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Understanding Twilio Studio Flow

Twilio Studio offers a canvas where a masterful contact center designer can capture a flow that can be readable and provide a great customer experience.  There are many great tutorials offered by Twilio and what I hope to offer in this article is how I have come to understand flows in general, their execution, and debugging.  I will include a set of reference material at the end as well as directing to Twilio documentation.


Trigger AKA The Entry Point

Twilio Studio Trigger with an incoming message and incoming call set

Each flow contains a single Trigger widget which will be the entry point into the system.  The trigger is designed to handle chat channels, voice, and web requests.  Twilio uses the term Omnichannel to describe the ability to target all these various entry points.  Flows benefit from this mindset as they can be designed to handle more than just one specific target.  A flow could be initially designed for SMS and later have voice capabilities added in without much disruption.  As Twilio adds channels, more persons/devices are able to reach a flow.  If you have a need for integrating a new technology there is always the option of talking via web requests.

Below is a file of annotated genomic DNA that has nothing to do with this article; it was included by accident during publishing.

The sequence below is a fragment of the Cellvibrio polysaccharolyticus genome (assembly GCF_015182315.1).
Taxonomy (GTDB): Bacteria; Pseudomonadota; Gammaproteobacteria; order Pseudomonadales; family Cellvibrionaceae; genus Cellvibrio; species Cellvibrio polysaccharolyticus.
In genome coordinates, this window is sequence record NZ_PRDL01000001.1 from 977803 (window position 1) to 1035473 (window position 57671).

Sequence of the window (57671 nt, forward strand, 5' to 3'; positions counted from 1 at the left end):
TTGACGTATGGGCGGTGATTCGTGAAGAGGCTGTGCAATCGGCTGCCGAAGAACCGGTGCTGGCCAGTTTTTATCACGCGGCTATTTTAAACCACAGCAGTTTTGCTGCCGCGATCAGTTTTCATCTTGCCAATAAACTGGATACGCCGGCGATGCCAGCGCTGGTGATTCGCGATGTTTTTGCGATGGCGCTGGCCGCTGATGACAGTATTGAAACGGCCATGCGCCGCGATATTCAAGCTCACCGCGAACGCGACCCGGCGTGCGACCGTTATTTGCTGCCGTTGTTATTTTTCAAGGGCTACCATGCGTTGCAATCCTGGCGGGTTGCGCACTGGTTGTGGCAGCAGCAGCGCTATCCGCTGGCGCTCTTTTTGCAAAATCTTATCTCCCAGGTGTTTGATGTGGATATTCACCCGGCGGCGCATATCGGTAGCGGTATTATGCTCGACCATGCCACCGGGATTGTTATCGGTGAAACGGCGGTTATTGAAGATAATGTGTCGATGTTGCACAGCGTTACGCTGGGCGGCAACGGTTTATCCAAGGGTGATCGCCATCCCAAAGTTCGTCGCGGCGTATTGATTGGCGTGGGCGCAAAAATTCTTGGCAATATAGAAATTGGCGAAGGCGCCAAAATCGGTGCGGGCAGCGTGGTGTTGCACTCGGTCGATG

Thinking in Terms of Flow

The building blocks of any flow are the widgets.  The goal of a widget is to operate on information and potentially generate a response.  This can be as simple as sending an SMS or saying a voice prompt, but can get more complex with requests to Twilio Functions which can make requests to external systems.  I prefer to approach widgets with the mind set: What are my inputs, outputs, and where do we go next?



I categorize my inputs into the following categories:

  1. Static – Hard-coded data
  2. Internal – data provided by the flow
  3. External – data retrieved from an external system such as database, Web API, CRM system
  4. Blended – building a better experience by including the internal/external with static data

Starting with a simple goal of greeting the texter/caller, we quickly run through a demonstration of each style and see how blending together can make a more better overall experience.

  1. Hello from Perficient’s Development Team.  What can we help you with?
  2. Hello from Perficient’s Development Team, we notice that you are calling from #+1312….. and will connect you with our Chicago-based team.  What can we help you with?
  3. Hello Shelby from Perficient’s Development Team, What can we help you with?
  4. Hello Shelby from Perficient’s Development Team, we notice that you are calling from #+1312….. and will connect you with our Chicago-based team.  What can we help you with?